Prior to moving to Switzerland, I had lived in Stockholm, Sweden for 10 years. In Stockholm, shops are open every day of the year. While clothing shops might be closed on some public holidays, you can do your groceries 365 days a year at any grocery store. Many grocery stores are open from 7 in the morning until 10 or 11 in the evening. You can imagine the shock when I moved to Switzerland where things are, let’s say not exactly the same. Swiss shops are generally closed every Sunday!
Generally, one could say: Sundays are resting days in Switzerland, where little happens. That means that shops, malls, and grocery stores in the country are closed on Sundays. There are some areas in some Swiss tourist cities that allow shops to be open on Sunday, but it is very uncommon. The Sunday closure has a religious origin, as the Christian religion considers Sunday a resting day where no work shall be performed.
Sunday morning bakeries
Being a central European country, the Swiss sure love their bread. They love it so much, that a Sunday morning trip to the bakery is a tradition in many families. These bakeries open up early Sunday morning and sell fresh bread and croissants. Around lunchtime, most of these bakeries close again. This allows families to have fresh bread for their Sunday breakfast.
Train stations and airports
Other noteworthy exceptions to the Sunday closure are Swiss train stations and airports. In these places, most shops are open seven days a week, although with slightly reduced opening times.
This allows travelers to still do some necessary shopping on a Sunday. This makes that, especially grocery stores at Swiss train stations are very busy on Sundays as locals pop into these stores to pick up groceries they forgot to get on other days.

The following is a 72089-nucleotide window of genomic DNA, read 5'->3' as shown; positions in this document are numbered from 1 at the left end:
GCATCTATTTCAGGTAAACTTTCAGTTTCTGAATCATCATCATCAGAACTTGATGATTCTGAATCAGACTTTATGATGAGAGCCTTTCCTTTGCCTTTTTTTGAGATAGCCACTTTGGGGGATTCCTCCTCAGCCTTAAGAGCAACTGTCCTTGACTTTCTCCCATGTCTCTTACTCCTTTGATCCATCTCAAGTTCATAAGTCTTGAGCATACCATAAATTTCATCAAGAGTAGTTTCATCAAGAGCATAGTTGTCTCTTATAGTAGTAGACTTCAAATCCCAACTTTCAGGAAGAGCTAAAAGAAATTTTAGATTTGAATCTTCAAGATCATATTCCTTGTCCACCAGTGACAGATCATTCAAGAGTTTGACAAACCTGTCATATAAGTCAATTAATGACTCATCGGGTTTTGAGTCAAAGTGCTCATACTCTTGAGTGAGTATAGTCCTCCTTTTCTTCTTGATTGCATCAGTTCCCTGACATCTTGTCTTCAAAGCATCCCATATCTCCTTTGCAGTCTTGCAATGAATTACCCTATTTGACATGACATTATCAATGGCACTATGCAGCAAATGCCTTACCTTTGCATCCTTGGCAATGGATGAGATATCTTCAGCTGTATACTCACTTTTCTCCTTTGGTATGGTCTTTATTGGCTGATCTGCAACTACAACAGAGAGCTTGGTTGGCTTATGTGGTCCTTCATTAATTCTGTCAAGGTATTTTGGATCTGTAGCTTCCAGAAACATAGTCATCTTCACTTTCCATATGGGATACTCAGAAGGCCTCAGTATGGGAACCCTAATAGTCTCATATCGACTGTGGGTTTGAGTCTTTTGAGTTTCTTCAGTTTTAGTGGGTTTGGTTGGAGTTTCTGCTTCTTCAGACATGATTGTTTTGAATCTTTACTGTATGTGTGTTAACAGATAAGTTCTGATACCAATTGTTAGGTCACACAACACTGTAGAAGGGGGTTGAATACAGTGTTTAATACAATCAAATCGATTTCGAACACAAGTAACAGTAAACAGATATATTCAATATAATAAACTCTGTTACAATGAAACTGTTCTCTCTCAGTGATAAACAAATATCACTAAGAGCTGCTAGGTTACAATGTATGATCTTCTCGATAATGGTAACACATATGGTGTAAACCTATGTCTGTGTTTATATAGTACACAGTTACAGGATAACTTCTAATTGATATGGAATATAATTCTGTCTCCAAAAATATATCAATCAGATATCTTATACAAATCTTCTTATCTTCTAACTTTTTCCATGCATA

Voters continue to say no
Despite many considering the Sunday closure to be old-fashioned, voters in the Swiss direct democracy have on several occasions voted no to extending opening hours. While perhaps considered a tad inconvenient, the Sunday resting day seems to be well engrained in Swiss culture. And for those that do groceries on a Sunday, a train station with a grocery store is often not too far away.
The fact that shops are closed on Sunday, means that many Swiss city centers are less busy compared to other days of the week. With myself living in Luzern, I noticed that the shopping district feels deserted once the shops close and the entire Sunday.
So, what do the Swiss do on Sundays? Many people in Switzerland use Sunday to spend time with family, either at home or in nature. Hiking trails are often much busier on the weekend as many Swiss take the opportunity to explore nature. Another popular activity is Sunday brunch or museum visits.
It is important to note that Swiss shops and grocery stores are also closed on public holidays. On days prior to public holidays, stores in general close earlier than normal.
What do you think about shops being closed on Sunday? Inconvenient, or a good way to encourage resting time for the country?